Arguing for a blanket repeal of the Anti-Trade Union Laws is the wrong strategy. We don’t even have the support of all trade union members here; many wouldn’t want a return to the closed shop or going back to the days of a show of hands to determine strike action. How exactly would that be achieved with today’s fractured and dispersed industrial composition.
Breaking the law in order to change it only works when sufficient numbers are involved – by the way Omar, it’s a Tory government we’re now dealing with. As for having the moral high ground on the BA dispute; the courts don’t make decisions on moral grounds they do so on points of law - or at least that’s the way the law is supposed to operate; I imagine the law makers believe that any law they pass is by definition morally fit for use.
BASSA and Unite did have massive support for its actions both against BA and the Anti-Trade Union laws. And, we won some important victories at the High Court. However, these judgements weren’t given on moral grounds; no, we won because we left little or no room for BA’s lawyers to introduce spurious and frivolous breaches of the law as cause for action; because there was no room for the judge to misinterpret our balloting procedures.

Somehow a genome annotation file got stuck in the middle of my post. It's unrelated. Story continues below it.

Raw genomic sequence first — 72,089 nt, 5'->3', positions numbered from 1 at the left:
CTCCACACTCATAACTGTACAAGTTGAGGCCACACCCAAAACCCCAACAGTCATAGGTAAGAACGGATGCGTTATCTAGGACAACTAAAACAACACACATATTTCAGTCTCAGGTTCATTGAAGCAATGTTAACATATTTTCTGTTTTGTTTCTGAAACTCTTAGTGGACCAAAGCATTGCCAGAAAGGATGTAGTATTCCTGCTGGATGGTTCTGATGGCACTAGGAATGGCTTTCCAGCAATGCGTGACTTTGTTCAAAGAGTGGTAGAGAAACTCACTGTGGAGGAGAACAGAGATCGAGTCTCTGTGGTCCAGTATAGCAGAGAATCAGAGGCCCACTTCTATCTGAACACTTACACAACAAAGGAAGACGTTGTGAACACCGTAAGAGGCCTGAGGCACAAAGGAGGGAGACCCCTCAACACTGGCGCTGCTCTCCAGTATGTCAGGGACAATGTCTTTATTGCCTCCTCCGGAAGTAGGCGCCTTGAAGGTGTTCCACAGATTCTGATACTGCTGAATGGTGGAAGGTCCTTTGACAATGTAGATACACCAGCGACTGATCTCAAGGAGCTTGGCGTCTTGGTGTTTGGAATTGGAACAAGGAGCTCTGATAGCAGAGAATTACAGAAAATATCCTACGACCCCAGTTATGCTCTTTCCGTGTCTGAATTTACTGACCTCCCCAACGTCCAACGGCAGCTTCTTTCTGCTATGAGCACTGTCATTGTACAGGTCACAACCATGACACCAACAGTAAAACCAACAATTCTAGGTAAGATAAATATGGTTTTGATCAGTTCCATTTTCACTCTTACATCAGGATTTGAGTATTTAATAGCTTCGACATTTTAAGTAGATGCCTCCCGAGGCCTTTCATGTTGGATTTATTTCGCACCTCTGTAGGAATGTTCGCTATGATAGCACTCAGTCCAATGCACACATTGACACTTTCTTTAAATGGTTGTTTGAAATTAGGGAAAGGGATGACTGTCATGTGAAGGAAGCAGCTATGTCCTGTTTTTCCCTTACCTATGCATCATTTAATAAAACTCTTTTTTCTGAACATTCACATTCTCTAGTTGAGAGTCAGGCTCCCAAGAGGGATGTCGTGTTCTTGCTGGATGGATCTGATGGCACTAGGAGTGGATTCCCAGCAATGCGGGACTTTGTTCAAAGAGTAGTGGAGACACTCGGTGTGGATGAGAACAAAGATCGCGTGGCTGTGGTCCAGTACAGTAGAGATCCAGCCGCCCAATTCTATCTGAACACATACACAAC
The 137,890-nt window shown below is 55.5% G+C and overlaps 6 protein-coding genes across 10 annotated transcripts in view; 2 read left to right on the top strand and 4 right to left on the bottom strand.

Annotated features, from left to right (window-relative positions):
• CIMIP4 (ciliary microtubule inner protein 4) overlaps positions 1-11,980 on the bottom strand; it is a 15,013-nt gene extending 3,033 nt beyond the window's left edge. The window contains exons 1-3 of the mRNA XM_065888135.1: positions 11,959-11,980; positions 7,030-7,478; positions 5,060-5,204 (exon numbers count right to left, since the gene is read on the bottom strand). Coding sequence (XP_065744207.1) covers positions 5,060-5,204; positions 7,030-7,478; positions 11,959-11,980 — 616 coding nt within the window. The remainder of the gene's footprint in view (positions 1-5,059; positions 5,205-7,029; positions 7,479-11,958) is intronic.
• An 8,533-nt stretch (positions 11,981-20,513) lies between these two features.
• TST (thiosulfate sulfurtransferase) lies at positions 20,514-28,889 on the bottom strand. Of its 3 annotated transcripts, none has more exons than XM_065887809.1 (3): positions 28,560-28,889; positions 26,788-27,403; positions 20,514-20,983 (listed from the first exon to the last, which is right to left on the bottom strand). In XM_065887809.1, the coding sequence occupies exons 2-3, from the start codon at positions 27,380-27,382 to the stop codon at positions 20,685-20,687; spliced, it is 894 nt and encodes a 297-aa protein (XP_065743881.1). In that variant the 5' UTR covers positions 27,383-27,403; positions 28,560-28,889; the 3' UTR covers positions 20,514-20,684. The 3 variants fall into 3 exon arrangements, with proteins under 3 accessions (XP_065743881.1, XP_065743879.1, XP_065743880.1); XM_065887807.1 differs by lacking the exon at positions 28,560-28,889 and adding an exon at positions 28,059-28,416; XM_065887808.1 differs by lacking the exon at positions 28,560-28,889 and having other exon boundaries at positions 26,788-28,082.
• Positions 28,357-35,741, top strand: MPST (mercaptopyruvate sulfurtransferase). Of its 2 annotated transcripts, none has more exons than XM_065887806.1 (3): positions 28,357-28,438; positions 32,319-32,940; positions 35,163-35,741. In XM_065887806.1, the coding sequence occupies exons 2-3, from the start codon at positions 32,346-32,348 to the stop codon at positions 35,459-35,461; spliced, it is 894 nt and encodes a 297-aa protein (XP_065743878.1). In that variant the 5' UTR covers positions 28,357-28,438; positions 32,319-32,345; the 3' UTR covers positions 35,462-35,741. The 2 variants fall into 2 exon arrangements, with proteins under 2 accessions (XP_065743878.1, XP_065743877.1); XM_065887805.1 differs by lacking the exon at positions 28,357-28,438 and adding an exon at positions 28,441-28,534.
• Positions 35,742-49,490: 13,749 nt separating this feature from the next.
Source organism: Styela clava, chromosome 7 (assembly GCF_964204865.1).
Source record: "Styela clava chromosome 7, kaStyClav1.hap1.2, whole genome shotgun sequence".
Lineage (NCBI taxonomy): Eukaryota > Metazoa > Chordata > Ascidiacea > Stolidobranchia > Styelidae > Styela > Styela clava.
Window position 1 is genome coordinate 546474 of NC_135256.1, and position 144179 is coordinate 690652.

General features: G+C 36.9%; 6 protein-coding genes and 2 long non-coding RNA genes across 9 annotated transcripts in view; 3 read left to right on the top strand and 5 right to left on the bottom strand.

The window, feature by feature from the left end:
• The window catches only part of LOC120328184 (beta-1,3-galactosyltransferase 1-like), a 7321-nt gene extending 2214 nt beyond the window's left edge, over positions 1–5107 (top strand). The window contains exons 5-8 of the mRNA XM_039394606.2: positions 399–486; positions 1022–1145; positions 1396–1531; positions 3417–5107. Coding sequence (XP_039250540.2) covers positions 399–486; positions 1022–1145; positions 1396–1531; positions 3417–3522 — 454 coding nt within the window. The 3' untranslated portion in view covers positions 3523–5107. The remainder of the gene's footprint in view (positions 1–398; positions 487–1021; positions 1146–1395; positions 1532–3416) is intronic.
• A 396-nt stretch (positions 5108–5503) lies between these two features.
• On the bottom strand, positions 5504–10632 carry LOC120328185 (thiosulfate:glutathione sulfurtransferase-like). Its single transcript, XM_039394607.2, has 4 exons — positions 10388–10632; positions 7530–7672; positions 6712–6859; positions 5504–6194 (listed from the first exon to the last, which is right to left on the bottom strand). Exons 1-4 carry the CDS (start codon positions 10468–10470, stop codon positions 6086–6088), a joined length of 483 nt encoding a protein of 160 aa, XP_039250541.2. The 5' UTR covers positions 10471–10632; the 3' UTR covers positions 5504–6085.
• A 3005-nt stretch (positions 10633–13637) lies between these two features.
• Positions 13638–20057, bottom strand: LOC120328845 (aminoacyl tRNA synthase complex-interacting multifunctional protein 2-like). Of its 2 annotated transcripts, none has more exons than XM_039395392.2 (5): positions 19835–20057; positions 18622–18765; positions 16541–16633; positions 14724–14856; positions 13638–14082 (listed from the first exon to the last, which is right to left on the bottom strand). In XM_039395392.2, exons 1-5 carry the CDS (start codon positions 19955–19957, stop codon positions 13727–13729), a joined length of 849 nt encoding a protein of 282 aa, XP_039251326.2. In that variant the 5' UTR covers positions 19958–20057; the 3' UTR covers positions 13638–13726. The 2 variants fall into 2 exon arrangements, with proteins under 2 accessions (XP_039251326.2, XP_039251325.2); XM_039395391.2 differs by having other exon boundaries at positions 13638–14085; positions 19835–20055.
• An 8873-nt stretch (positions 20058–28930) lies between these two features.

There is a sense out there, propagated by some of the more revolutionary minded amongst us, that the British working class is ready to rise against the injustices that have rained down on them for the past 20 or 30 years. I don’t feel a sense of this at all. ‘The Cut’s are spoken of in terms of the catalyst by which the revolution will take form.
In some ways I wish this was true; but, in reality I look around me and despair of the Left. The Left is as fragmented and full of ideological splits as ever it was. There is no cohesion in our ranks; we’re disparate groups fighting for control of an ever shrinking Left base. Until we can get our act together we’re destined to scribble away in the margins of politics while the pages are written by others.